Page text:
3. Stay Strong- do not fade away, justify, or feel the need to rationalize
    1. Many will not understand, especially when we are challenging the norm. You will be met with resistance, some so intense it may make you doubt yourself- do not let it. This is your truth and your truth alone- own it. Strength and confidence in who we are will attract others and can turn nonbelievers into devote followers.
  4. Be Obsessive
    1. This is all about who you are as deep as possible, it is about losing the mask, shedding the expectations laid by others for a magnificent blindingly bright light of your truth- be obsessive. Dive in with everything you have, trusting yourself implicitly. If there is anything worth doing full-bore, it is this.

These are snippets, short capsules meant to detail what I (as one individual) have done for myself. The focus has been on career change, but is applicable across the spectrum of life, whether it be a similar career shift, a new religious or political leaning, sharing an alternative lifestyle with the world, or declaring your allegiance for a formerly embarrassing television show. The point is, whatever your situation, own it.

I encourage you to leave your own thoughts. Share your truth. Best wishes on your own unique adventure.

Scott Norek

Blogger and Freelance Writer at scottnorek.com http://bit.ly/1KOSW02

Writers Today vs. Writers of Old (Part 1)

Upcoming…

  • Writer of today compared to that of yesteryear
  • Traits of the historical writer
  • Quips on modern society
  • A promise for more to come

 

Being a writer- prior to twenty years ago (give or take), it meant basically the same thing throughout the ages, creative spirit holed away somewhere, isolated, banging out page after page on a typewriter. I imagine Jack Kerouac sitting at an old wooden desk, not old in that classy antique sort of way, but old in that just plain old, beat-up, and forgotten by time sort of way, the luster gone, wood splitting and rough, the legs uneven and wobbly, the surface barely suitable for a family to eat at, years of abuse- but perfect for the true writer, for the artist who cares not for the luxuries or even sometimes the bare necessities in life, but rather is so laser focused on their craft that they will sit in a skid row motel, at an abused desk, eyes blurry from countless hours of straight typing, just being what they are. I pick Kerouac as he is an inspiration for me, a lighthouse that has guided me in my writing; but while the scenario may change from skid row motel, it is the same for the writers of history and legend- simplicity in their craft.

Artist, paper, pencil/pen/quill (you get it), typewriter, and whatever ambience/setting they need, mixed in with a little inspiration (the indulgences), and you have the skeleton of a writer’s life. Sprinkle in some poverty, heartache, struggles, pains, misery, with a sense of adventure, excitement, inspiration, and you have the perfect storm for so many of the writers that have etched their names in history’s library.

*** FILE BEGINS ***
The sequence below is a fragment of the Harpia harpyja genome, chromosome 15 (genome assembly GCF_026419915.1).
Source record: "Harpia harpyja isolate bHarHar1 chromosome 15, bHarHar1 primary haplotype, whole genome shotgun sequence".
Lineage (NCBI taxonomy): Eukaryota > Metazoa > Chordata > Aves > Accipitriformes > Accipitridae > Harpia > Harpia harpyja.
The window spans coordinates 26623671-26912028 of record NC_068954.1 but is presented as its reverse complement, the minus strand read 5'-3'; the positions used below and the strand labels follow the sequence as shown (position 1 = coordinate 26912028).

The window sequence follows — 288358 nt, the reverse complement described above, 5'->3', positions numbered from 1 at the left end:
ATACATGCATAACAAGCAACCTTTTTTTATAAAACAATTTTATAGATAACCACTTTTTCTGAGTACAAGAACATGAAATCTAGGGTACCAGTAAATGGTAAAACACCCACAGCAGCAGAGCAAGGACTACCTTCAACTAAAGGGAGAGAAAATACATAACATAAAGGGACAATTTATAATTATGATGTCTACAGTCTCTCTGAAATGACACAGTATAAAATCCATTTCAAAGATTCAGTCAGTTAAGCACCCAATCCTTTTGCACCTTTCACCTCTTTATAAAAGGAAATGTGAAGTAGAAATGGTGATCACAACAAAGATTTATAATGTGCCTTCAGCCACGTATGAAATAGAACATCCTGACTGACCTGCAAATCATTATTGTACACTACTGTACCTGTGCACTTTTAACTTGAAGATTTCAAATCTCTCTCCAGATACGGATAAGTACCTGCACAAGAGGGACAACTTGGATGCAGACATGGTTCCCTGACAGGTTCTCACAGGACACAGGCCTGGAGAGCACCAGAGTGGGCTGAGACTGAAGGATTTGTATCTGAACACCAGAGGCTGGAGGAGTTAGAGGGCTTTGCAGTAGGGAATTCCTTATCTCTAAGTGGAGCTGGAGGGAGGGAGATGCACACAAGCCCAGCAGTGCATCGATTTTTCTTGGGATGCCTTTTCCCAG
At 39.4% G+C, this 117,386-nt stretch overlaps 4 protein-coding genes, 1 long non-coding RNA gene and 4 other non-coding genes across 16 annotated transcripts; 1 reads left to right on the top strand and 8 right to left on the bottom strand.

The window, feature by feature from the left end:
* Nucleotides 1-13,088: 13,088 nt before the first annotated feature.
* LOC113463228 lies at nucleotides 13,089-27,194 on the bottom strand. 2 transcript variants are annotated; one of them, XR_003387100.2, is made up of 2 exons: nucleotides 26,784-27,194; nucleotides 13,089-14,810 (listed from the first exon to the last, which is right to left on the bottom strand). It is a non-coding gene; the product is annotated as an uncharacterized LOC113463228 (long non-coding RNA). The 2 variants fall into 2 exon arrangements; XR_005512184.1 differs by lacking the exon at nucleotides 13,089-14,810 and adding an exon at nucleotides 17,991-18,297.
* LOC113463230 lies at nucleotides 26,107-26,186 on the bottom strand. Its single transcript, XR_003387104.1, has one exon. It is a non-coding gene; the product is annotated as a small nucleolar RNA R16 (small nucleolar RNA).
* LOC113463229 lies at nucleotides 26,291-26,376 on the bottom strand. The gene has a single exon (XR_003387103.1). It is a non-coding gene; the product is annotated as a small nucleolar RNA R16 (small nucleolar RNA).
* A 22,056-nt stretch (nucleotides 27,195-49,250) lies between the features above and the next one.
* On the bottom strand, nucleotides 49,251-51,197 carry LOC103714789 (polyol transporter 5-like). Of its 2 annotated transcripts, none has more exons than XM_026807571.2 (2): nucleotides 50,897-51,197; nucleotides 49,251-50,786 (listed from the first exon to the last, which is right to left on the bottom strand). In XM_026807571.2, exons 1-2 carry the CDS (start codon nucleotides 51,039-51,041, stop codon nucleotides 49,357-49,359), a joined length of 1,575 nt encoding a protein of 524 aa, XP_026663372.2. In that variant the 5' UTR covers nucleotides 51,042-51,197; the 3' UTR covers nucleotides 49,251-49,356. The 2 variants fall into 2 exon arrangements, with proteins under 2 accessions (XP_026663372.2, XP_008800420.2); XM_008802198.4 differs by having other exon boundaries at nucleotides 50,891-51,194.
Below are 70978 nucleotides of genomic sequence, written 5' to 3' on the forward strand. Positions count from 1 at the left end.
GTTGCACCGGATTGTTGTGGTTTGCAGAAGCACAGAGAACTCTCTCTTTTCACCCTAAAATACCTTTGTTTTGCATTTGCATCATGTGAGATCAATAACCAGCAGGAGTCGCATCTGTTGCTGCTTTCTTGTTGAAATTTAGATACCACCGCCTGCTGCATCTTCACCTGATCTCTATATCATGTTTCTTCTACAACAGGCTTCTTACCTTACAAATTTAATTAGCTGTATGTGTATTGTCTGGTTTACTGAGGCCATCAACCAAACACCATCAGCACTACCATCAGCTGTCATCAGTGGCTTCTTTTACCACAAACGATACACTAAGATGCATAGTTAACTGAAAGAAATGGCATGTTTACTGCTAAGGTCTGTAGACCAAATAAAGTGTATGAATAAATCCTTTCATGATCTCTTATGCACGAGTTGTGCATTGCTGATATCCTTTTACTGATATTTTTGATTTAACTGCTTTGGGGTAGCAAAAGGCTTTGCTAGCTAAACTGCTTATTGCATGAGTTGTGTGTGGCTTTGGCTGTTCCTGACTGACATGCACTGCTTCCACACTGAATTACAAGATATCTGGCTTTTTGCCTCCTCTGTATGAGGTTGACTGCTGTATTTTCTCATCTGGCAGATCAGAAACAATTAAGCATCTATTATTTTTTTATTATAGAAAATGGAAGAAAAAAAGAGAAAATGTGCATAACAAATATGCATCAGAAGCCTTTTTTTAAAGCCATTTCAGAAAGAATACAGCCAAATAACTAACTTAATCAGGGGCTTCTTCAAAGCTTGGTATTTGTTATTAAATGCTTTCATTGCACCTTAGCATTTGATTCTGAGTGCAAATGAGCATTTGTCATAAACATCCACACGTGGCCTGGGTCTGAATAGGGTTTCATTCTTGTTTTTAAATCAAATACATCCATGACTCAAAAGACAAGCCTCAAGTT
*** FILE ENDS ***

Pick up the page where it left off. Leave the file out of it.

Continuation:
What is it all? Simple- it was simple. Life was simple, if not a challenge for the writer. The term starving artist is there for a reason. What made the memorable ones memorable and countless more that time has forgotten is singular focus- Writing. They wrote because that is who they were, and they shut out much of the rest of the world (unless it suited them to engage with the world for their writing).

So what is the writer’s life like today? There is no way to marginalize all the unique personalities and life paths that the pantheon of today’s writers have, yet I will (forgive). Today’s writer still has all the characteristics I described earlier, the simple mad crazy driven desire to do their art, a willingness at times to forgo anything else, and the need for the right setting, but with all of that (which was enough and often too much for writers of yesteryear) they have modern (last twenty years) society. The internet, social networking, self-publishing, celebrity obsession, technology entwined into EVERY component of life, and looking out- a world that would seem like science fiction and make a good many of the writers of yesterday shed a tear for humanity.

How pure and how true it must have been to have been the writers of a long gone era, just to write and experience life. Thoreau never had to worry about how many Twitter followers he had, whether he should self-publish or not; he never overthought about a photo he was taking and what filter to use before it went up on Instagram. Critique today comes from the anonymous, the obscure, the virtual masses so quick to destroy your passions with hateful words spewed out over a laptop’s keyboard.

There is a lot of greatness, exposure, possibilities and new mediums that come with this modern age (more for another post), I acknowledge that- but for today, for right now, I am on the idea of the writer’s life as it exist in its simplest form- one individual- writing. Modern benefits aside, one cannot deny that the scope of the writer, the need to stay connected, and the overexposure at times, has taken away from much of the simplicity that has always been at the core of being a writer.